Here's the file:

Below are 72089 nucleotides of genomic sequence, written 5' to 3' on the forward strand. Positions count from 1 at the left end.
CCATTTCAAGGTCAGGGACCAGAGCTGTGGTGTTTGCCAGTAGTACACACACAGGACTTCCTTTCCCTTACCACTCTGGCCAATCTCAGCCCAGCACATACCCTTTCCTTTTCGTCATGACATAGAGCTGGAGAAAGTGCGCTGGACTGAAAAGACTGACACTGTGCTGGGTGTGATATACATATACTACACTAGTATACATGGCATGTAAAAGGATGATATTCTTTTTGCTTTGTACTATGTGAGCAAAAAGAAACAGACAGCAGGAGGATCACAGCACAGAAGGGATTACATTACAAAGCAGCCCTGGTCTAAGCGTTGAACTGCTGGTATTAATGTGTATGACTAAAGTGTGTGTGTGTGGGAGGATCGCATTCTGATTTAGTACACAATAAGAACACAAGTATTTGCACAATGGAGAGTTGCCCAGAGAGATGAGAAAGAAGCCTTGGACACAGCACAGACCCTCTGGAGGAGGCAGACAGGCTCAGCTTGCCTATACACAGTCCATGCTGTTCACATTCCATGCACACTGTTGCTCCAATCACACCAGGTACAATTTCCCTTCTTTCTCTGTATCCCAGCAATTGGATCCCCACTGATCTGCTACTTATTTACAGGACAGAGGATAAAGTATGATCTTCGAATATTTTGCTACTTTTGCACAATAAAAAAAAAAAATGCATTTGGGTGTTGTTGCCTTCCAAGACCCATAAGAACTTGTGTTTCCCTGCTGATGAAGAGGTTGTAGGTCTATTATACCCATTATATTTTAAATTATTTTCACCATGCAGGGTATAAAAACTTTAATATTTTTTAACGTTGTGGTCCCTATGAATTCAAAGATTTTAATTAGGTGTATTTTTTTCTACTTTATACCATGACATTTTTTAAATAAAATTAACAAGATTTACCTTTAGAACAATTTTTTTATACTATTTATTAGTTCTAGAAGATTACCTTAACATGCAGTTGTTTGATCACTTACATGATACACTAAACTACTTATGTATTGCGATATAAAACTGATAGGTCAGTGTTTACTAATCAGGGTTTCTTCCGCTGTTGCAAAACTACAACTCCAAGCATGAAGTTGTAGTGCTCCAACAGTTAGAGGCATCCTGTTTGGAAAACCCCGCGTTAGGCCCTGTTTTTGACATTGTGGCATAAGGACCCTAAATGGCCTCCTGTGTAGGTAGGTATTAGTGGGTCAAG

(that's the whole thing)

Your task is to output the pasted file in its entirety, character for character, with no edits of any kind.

Below are 72089 nucleotides of genomic sequence, written 5' to 3' on the forward strand. Positions count from 1 at the left end.
CCATTTCAAGGTCAGGGACCAGAGCTGTGGTGTTTGCCAGTAGTACACACACAGGACTTCCTTTCCCTTACCACTCTGGCCAATCTCAGCCCAGCACATACCCTTTCCTTTTCGTCATGACATAGAGCTGGAGAAAGTGCGCTGGACTGAAAAGACTGACACTGTGCTGGGTGTGATATACATATACTACACTAGTATACATGGCATGTAAAAGGATGATATTCTTTTTGCTTTGTACTATGTGAGCAAAAAGAAACAGACAGCAGGAGGATCACAGCACAGAAGGGATTACATTACAAAGCAGCCCTGGTCTAAGCGTTGAACTGCTGGTATTAATGTGTATGACTAAAGTGTGTGTGTGTGGGAGGATCGCATTCTGATTTAGTACACAATAAGAACACAAGTATTTGCACAATGGAGAGTTGCCCAGAGAGATGAGAAAGAAGCCTTGGACACAGCACAGACCCTCTGGAGGAGGCAGACAGGCTCAGCTTGCCTATACACAGTCCATGCTGTTCACATTCCATGCACACTGTTGCTCCAATCACACCAGGTACAATTTCCCTTCTTTCTCTGTATCCCAGCAATTGGATCCCCACTGATCTGCTACTTATTTACAGGACAGAGGATAAAGTATGATCTTCGAATATTTTGCTACTTTTGCACAATAAAAAAAAAAAATGCATTTGGGTGTTGTTGCCTTCCAAGACCCATAAGAACTTGTGTTTCCCTGCTGATGAAGAGGTTGTAGGTCTATTATACCCATTATATTTTAAATTATTTTCACCATGCAGGGTATAAAAACTTTAATATTTTTTAACGTTGTGGTCCCTATGAATTCAAAGATTTTAATTAGGTGTATTTTTTTCTACTTTATACCATGACATTTTTTAAATAAAATTAACAAGATTTACCTTTAGAACAATTTTTTTATACTATTTATTAGTTCTAGAAGATTACCTTAACATGCAGTTGTTTGATCACTTACATGATACACTAAACTACTTATGTATTGCGATATAAAACTGATAGGTCAGTGTTTACTAATCAGGGTTTCTTCCGCTGTTGCAAAACTACAACTCCAAGCATGAAGTTGTAGTGCTCCAACAGTTAGAGGCATCCTGTTTGGAAAACCCCGCGTTAGGCCCTGTTTTTGACATTGTGGCATAAGGACCCTAAATGGCCTCCTGTGTAGGTAGGTATTAGTGGGTCAAG